Kyrgyzstan: Familiar Dance Continues Over Manas – Analysis


Earlier this month, a senior Kyrgyz defense official insisted that US military could not use the Manas air transit centre for any military mission after its current lease agreement with Bishkek expires in 2014. Bursurmankul Tabaldiev, secretary of the Kyrgyz Defense Council, pre-empted his meeting with US Defense Secretary Leon Panetta in the Kyrgyz capital with the declaration.

Panetta attempted to tamp down expectations that the lease would not be renewed by thanking Kyrgyzstan for its valuable role as a strategic partner in Central Asia. He also tacitly pushed back by conveying his gratitude to new Kyrgyz President Almazbek Atambayev for his “continued support for the transit centre at Manas.”

This is not the first round of diplomatic musical chairs over Manas. In 2009, Washington and Bishkek were at loggerheads over Kyrgyzstan’s threat to evict the US from the base. The fracas was resolved only when the US agreed to more than triple its rent payments to Bishkek (to $60 million from $17 million) and acquiesce to Kyrgyz demands that the facility in Manas be renamed as an “air transit centre” to quell local concerns that the US was outsourcing its Afghan war efforts through Kyrgyzstan.

Kyrgyzstan’s most recent stance is not startling. However, it is more nuanced than it was back in 2009 as Bishkek is facing an increasingly complex geostrategic future in Central Asia. While Kyrgyzstan remains in Russia’s sphere for the most part, it continues to be wooed by the US and China. In fact, the US presence at Manas continues to be a thorn in its attempts to achieve a “reset” with Russia. Moscow also undoubtedly used its leverage to persuade Kyrgyzstan to take such a hardline against Washington in 2009. The fact remains that the air transit centre in Manas is one of the only reliable supply routes left for the US after its troops draw down from Afghanistan in 2013 and 2014. The southern supply chain, from Pakistan, has become increasingly muddied as traditionally opaque relations between Islamabad and Washington have descended to their nadir since the killing of Osama Bin Laden in Abbottabad last year.

On the other hand, China views increased engagement with Kyrgyzstan, as well as its other Central Asian neighbors, as a key element in its tacit strategy to hedge competing influences from other regional players such as Russia, India and the US. This has resulted in enhanced cooperation between China and Kyrgyzstan on issues such as combating regional terrorism. China is especially concerned about Uighur militants in Xinjiang province and continues to pressure its western neighbors – including Kyrgyzstan – to clamp down on their transnational connections. Bishkek is wary of being labeled by Beijing as a base for militants, specifically ones from the East Turkistan Islamic Movement (ETIM) who China claims have been trained in jihadi camps in northwest Pakistan. Chinese trade with Kyrgyzstan has surged and increased five-fold since 2004. There have also been discussions about China establishing free trade zones in Xinjiang – including Kashgar – to increase trade and cooperation with Kyrgyzstan.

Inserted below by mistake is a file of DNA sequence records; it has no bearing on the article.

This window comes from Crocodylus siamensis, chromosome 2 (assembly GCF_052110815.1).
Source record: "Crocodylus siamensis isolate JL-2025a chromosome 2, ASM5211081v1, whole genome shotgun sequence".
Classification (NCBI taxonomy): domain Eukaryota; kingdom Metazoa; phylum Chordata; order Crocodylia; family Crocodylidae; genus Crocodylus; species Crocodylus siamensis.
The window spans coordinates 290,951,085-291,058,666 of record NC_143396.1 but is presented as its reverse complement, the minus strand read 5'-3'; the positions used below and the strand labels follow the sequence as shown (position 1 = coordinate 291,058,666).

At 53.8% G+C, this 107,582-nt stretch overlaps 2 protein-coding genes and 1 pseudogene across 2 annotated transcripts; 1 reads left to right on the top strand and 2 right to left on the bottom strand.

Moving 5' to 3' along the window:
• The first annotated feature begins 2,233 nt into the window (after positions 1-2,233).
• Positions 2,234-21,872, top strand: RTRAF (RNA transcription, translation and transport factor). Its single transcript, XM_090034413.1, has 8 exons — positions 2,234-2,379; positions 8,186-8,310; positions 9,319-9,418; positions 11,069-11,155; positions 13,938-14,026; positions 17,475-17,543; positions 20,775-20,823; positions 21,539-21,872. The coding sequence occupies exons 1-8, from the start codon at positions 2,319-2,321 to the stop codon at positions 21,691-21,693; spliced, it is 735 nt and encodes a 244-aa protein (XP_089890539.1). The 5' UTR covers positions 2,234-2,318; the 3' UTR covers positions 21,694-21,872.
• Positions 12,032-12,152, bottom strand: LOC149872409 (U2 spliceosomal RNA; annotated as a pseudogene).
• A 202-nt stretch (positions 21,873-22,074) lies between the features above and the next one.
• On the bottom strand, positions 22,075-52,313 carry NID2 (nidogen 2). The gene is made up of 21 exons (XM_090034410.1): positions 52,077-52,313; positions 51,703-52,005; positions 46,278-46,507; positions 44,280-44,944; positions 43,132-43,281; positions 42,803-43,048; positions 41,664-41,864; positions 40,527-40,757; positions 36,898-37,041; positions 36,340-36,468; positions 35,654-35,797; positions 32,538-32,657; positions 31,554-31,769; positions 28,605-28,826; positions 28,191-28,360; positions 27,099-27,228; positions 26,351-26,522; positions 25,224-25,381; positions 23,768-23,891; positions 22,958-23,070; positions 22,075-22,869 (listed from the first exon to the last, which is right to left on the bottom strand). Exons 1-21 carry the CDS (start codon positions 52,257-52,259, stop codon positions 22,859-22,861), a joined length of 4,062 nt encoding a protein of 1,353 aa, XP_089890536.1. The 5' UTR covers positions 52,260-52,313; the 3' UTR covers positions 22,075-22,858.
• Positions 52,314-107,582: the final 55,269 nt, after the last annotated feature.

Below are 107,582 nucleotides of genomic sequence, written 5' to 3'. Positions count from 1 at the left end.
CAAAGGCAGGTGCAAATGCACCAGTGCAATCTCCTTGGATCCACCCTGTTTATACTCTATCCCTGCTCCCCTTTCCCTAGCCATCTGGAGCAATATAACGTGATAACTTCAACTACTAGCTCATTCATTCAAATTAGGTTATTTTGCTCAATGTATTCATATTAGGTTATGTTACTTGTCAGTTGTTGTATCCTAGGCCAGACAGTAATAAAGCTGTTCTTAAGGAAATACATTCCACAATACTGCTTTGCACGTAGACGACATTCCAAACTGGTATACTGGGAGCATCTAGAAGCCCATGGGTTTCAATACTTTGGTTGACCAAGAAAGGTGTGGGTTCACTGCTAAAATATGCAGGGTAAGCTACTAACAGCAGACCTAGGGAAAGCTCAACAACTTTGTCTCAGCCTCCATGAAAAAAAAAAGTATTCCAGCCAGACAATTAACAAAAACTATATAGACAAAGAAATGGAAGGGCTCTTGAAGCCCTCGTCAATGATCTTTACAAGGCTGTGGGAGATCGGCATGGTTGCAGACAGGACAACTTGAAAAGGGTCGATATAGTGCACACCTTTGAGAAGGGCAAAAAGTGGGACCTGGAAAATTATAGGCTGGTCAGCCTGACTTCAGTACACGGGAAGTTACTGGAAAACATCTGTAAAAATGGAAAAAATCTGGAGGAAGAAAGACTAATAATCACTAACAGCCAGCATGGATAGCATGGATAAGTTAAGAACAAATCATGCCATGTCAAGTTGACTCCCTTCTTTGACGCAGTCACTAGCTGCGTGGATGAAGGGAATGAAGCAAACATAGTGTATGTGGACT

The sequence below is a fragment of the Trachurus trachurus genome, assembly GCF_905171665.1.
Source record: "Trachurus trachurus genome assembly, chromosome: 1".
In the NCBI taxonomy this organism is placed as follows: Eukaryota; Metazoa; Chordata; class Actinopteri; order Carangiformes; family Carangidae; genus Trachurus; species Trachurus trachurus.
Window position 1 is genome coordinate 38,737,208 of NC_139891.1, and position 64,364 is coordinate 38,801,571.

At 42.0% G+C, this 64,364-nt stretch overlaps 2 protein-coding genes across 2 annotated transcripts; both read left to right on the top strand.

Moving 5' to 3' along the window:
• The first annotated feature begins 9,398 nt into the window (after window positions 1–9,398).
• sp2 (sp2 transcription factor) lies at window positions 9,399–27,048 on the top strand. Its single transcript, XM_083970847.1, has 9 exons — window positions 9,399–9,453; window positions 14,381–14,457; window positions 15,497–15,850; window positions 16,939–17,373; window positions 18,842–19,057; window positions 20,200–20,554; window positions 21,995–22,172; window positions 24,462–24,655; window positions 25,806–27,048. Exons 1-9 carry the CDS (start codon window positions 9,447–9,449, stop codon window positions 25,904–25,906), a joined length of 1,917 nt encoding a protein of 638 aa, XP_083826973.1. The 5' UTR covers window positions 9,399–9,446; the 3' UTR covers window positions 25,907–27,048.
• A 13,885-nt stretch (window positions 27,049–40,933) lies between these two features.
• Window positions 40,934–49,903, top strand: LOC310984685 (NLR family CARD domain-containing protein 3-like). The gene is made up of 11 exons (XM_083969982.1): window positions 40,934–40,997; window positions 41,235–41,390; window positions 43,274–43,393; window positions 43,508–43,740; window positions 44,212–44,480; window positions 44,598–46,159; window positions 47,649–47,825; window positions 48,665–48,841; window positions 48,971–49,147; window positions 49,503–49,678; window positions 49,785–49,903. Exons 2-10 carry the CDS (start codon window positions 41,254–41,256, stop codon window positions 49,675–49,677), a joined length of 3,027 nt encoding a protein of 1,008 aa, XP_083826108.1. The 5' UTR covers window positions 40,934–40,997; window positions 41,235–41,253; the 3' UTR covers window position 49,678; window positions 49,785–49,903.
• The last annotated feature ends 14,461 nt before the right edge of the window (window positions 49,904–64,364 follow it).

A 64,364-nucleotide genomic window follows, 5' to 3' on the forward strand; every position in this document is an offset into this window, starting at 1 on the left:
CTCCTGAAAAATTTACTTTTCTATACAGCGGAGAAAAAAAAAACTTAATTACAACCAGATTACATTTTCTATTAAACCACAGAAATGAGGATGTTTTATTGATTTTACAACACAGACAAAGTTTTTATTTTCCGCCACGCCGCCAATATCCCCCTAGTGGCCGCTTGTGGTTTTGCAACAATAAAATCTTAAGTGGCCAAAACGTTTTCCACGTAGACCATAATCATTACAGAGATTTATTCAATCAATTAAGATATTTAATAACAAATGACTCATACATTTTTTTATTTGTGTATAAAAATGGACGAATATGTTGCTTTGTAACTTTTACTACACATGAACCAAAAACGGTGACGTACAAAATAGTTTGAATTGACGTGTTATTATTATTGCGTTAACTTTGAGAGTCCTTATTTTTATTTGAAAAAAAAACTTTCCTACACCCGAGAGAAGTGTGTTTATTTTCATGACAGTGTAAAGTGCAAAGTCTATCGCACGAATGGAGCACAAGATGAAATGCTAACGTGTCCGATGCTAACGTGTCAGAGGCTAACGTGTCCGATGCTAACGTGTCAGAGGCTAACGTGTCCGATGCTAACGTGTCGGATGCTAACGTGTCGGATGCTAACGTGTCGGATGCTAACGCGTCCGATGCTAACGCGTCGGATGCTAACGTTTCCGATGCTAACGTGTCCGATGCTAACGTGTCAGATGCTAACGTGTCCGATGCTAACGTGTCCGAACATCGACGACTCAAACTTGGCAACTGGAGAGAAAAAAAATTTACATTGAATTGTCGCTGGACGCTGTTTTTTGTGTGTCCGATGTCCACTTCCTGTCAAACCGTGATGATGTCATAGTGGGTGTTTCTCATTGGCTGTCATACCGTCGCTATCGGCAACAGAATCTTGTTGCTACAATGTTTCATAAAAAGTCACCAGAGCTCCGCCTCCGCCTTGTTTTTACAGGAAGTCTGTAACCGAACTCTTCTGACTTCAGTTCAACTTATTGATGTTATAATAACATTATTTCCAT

Aside from strategic concerns and financial horse-trading, Kyrgyzstan also maintains legitimate concerns about housing the US military. There is a sense of fatigue amongst the Pentagon’s allies in the regions, including Kyrgyzstan, about a continued presence of US forces. These concerns have been heightened by recent events such as the accidental Koran burnings by NATO forces in Afghanistan and the tragic shooting rampage carried out by an American soldier in the south of the country. Indeed, shortly after his inauguration last December, Atambayev indicated that it was “very dangerous” to continue the accommodation of US troops at Manas.

In the end however, despite these very real concerns, there is likely a deal to be made between the US and Kyrgyzstan. Atambayev knows how important the transit centre at Manas is to Washington and is likely to use this to leverage even more favorable terms. The dance resumes once again, only this time the music has a short lifespan.

Jonathan Berkshire Miller

Jonathan Berkshire Miller is a security and defence analyst of the Asia-Pacific for the Diplomat. He may be contacted at [email protected]

One thought on “Kyrgyzstan: Familiar Dance Continues Over Manas – Analysis

  • March 19, 2012 at 8:29 pm

    Jonathan’s piece is interesting. First, I am not even sure if the U.S. need the Manas base after 2014, pretty much the end of Afghan mission. Second, he talks like ETIM is still in existence and active. This is not true. According to Congressional testimonies on ETIM, it simply does not exist or if it ever existed it disappeared after the death of its leader Hasan Mahsum in 2003. Since then, ETIM died out even in the media except the Chinese media. Only China brought up frequently to justify its heavy-handed repression of peaceful Uyghurs. Since 2003, there is no evidence that ETIM exists. It exists in Kyrgyzstan is really an exaggeration.


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